Tuesday, February 18, 2003

Studyin' About That Good Old Way?

At this risk of this site becoming a Church Blog, I am submitting a piece about my recent trip to mass in St. Paul this past Sunday...

It had been a while. Since I went to Church, that is. But seeing Ricky Skaggs on Friday night reminded me that I needed to get back, get back to where I once belonged.

After consulting some of those more knowledgeable about the local churches and what they had to offer in terms of style, quality of priests, etc., I chose the one nearest my house.

It had probably been a year since my last trip, but it seemed like 25. As I first walked in and sat down, I was struck by how everyone was just chatting away like it was a Denny's and they were waiting for their Moons Over My Hammy or something. I stood up and shouted "Reverence!, damn you all, reverence!" well, no, but I wanted to.

The music started and the chatters reluctantly quieted down. Hmmm...don't recognize this one...better not sing then...should I look at the words like I might sing?...maybe I know the refrain, it's kind of like a chorus...no, don't know the refrain...okay, they've sung 4 verses, that should be sufficient...okay, maybe one more...another?...there are 7 verses in this song!

The priest begins the service and it's just all wrong. He's too chatty and smirky to be taken seriously. I again want to cry something aloud: "Hey pal, it's my eternal soul we're dealin' with here, so if you don't mind CAN YOU WIPE THAT S-EATING GRIN OFF YOUR MUG? Thanks."

I look around at my fellow parishioners and notice a number of pink buttons with the phrase CODE PINK imprinted on them. At first I thought it was some kind of movement to gain the acceptance of gay priests but after a little checking, I found out it is an "anti-war" group. Great to know you are sharing services with whacked out leftists.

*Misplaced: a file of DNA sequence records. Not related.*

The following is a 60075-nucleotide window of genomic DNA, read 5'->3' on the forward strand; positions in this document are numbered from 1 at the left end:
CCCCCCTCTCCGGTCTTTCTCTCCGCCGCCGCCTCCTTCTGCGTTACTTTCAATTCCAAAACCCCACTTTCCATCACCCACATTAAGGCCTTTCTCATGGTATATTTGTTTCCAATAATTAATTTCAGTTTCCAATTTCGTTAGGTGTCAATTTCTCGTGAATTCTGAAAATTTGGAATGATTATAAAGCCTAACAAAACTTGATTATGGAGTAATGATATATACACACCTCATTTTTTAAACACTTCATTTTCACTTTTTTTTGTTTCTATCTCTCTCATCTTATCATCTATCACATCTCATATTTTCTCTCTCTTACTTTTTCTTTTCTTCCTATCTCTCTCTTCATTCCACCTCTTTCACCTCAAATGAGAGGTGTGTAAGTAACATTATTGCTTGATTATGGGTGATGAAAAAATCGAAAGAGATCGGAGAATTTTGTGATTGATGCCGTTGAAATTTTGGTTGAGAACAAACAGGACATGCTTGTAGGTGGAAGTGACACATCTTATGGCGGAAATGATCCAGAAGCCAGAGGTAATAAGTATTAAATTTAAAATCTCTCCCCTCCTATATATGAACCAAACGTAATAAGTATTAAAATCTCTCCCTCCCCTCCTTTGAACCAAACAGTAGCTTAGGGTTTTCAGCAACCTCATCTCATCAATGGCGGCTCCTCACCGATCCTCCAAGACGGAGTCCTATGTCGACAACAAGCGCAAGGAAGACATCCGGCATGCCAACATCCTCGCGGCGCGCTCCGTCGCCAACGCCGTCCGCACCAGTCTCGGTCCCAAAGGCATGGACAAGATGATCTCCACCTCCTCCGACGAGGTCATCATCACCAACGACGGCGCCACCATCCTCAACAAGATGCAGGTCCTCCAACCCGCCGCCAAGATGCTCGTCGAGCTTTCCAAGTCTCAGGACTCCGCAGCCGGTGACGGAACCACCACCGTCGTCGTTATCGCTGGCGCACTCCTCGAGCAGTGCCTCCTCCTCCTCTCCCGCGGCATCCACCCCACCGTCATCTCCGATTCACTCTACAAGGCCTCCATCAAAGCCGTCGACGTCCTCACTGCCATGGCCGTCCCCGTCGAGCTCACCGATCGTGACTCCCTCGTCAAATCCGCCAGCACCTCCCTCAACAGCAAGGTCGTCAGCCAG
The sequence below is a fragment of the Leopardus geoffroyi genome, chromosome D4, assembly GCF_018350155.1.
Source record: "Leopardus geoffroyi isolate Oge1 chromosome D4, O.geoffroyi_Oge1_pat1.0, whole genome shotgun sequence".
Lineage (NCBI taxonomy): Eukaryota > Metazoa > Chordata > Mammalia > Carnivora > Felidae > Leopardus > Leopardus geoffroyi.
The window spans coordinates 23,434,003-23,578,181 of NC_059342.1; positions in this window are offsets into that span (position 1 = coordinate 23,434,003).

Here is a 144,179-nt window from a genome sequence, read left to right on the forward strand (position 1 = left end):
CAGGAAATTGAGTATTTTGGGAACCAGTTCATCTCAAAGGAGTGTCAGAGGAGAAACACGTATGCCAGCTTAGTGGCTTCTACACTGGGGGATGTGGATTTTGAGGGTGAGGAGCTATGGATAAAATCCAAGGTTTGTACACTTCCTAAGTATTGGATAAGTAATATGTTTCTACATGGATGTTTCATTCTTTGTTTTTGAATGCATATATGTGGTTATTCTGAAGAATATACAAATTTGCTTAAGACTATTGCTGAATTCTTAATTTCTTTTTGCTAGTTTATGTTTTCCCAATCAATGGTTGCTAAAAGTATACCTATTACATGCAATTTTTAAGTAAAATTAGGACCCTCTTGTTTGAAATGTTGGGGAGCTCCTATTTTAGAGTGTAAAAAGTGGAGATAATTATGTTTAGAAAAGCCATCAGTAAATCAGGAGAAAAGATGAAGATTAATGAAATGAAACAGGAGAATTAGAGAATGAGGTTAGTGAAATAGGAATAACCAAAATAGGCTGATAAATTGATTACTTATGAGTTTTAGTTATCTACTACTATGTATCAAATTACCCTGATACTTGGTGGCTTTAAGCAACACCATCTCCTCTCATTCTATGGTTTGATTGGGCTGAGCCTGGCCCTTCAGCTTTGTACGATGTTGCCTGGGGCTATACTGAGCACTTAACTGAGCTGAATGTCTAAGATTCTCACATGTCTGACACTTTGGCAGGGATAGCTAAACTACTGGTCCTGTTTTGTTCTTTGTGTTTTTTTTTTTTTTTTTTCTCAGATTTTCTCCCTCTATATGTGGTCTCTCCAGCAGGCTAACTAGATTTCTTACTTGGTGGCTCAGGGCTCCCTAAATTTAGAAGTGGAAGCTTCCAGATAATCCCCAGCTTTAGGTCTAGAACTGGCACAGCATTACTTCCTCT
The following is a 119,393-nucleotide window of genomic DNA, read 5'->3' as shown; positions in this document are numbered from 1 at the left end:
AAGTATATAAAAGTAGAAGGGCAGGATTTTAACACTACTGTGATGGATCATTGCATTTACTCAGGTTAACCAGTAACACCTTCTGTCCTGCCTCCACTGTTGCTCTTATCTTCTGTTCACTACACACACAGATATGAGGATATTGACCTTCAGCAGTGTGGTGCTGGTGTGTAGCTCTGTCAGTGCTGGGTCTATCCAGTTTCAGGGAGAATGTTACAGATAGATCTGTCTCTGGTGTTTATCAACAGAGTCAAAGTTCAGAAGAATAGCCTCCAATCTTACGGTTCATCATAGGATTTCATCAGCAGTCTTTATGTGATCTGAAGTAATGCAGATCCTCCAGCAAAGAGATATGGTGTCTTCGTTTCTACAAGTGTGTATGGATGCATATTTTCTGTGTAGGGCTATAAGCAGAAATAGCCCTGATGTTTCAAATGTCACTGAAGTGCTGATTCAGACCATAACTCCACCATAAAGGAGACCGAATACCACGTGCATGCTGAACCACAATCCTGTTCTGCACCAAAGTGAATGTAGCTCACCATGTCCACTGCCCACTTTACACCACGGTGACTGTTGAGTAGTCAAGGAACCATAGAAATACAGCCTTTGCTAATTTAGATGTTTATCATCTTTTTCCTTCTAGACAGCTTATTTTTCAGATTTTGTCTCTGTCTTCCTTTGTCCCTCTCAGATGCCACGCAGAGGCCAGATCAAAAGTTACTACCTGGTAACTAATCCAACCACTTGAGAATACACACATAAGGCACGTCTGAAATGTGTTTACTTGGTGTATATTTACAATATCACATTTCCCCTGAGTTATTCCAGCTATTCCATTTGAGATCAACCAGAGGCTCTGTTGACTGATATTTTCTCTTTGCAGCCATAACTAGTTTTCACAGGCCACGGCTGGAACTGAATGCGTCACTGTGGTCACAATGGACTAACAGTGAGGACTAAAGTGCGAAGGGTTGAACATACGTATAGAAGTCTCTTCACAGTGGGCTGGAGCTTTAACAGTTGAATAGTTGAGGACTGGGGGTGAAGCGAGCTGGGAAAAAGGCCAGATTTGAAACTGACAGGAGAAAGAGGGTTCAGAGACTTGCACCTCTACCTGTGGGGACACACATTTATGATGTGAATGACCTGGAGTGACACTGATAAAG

The service continues and we get to the moment where the priests exhorts us to give up some dough for the church (I always loved when they sang "Take Our Bread" during this time) and then added with alarm "And it is especially important to give to the poor at this time of drastic cuts from the governor" referring to Tim Pawlenty's new budget.

Thinking things could not get much worse, I had forgotten about the dreaded hand-holding of your neighbor that takes place during the saying of the Lord's Prayer. I don't know who thought this up, or why, but as a Minnesotan I just simply don't want to hold hands with basically anyone, but especially a stranger who is sporting a radical button.

As it became time to join hands I decided to simply ignore those on my left and right and just play ignorant. "Hand holding? Hmm..sorry I didn't know." I then saw out of my peripheral vision a rather homely urban woman--the type usually found in laundromats and peace marches--was looking at me, wanting to join hands in the Kumbaya tradition. I ignored her once, but she again looked at me as if to say "What's wrong with you, don't you love God?" and I was forced to acquiesce. As I embraced her clammy paw, I noticed that a man on my right hand side had moved closer and had apparently attempted to join hands while I was concerned with the woman. He did not seem happy to have to pray by himself.

Am I the only one who objects to the absurdity of everyone holding hands like this? It feels like hours you stand there with this stranger's hand in yours just waiting for that moment your hand can be free to swing by your side again.

As the mass was winding down, something else didn't seem right to me. Some part of the service had been skipped; something was missing. As I looked down by my feet I realized what it was. The kneelers had been removed. There had been no kneeling whatsoever.

Just another sign that the church is not on the right track and my soul will have to go elsewhere for its salvation (or at least to the Cathedral next week).